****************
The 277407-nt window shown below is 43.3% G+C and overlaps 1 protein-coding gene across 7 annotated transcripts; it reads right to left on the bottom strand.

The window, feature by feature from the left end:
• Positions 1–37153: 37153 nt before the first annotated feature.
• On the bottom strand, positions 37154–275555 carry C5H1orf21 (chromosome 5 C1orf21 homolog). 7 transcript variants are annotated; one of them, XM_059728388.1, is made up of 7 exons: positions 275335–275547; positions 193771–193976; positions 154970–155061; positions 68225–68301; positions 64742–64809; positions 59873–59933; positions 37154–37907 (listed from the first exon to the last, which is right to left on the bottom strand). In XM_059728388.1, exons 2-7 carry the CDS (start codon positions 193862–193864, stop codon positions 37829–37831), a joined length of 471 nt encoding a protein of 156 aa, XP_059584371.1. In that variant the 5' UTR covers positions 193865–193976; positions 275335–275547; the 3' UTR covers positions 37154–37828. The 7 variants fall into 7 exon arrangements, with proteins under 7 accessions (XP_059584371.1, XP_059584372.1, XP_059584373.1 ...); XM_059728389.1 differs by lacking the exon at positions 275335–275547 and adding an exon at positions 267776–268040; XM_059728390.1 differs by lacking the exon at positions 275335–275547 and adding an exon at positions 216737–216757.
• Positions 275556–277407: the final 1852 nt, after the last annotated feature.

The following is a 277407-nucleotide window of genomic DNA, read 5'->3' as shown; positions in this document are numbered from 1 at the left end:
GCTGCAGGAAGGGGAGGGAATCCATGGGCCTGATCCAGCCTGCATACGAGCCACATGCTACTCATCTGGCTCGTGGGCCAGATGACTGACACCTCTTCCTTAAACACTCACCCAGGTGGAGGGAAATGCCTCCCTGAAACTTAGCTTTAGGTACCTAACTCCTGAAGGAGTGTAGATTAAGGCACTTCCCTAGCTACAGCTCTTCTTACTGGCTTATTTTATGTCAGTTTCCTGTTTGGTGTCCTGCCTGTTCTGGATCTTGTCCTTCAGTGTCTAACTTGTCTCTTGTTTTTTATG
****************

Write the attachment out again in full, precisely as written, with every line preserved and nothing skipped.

The 277407-nt window shown below is 43.3% G+C and overlaps 1 protein-coding gene across 7 annotated transcripts; it reads right to left on the bottom strand.

The window, feature by feature from the left end:
• Positions 1–37153: 37153 nt before the first annotated feature.
• On the bottom strand, positions 37154–275555 carry C5H1orf21 (chromosome 5 C1orf21 homolog). 7 transcript variants are annotated; one of them, XM_059728388.1, is made up of 7 exons: positions 275335–275547; positions 193771–193976; positions 154970–155061; positions 68225–68301; positions 64742–64809; positions 59873–59933; positions 37154–37907 (listed from the first exon to the last, which is right to left on the bottom strand). In XM_059728388.1, exons 2-7 carry the CDS (start codon positions 193862–193864, stop codon positions 37829–37831), a joined length of 471 nt encoding a protein of 156 aa, XP_059584371.1. In that variant the 5' UTR covers positions 193865–193976; positions 275335–275547; the 3' UTR covers positions 37154–37828. The 7 variants fall into 7 exon arrangements, with proteins under 7 accessions (XP_059584371.1, XP_059584372.1, XP_059584373.1 ...); XM_059728389.1 differs by lacking the exon at positions 275335–275547 and adding an exon at positions 267776–268040; XM_059728390.1 differs by lacking the exon at positions 275335–275547 and adding an exon at positions 216737–216757.
• Positions 275556–277407: the final 1852 nt, after the last annotated feature.

The following is a 277407-nucleotide window of genomic DNA, read 5'->3' as shown; positions in this document are numbered from 1 at the left end:
GCTGCAGGAAGGGGAGGGAATCCATGGGCCTGATCCAGCCTGCATACGAGCCACATGCTACTCATCTGGCTCGTGGGCCAGATGACTGACACCTCTTCCTTAAACACTCACCCAGGTGGAGGGAAATGCCTCCCTGAAACTTAGCTTTAGGTACCTAACTCCTGAAGGAGTGTAGATTAAGGCACTTCCCTAGCTACAGCTCTTCTTACTGGCTTATTTTATGTCAGTTTCCTGTTTGGTGTCCTGCCTGTTCTGGATCTTGTCCTTCAGTGTCTAACTTGTCTCTTGTTTTTTATG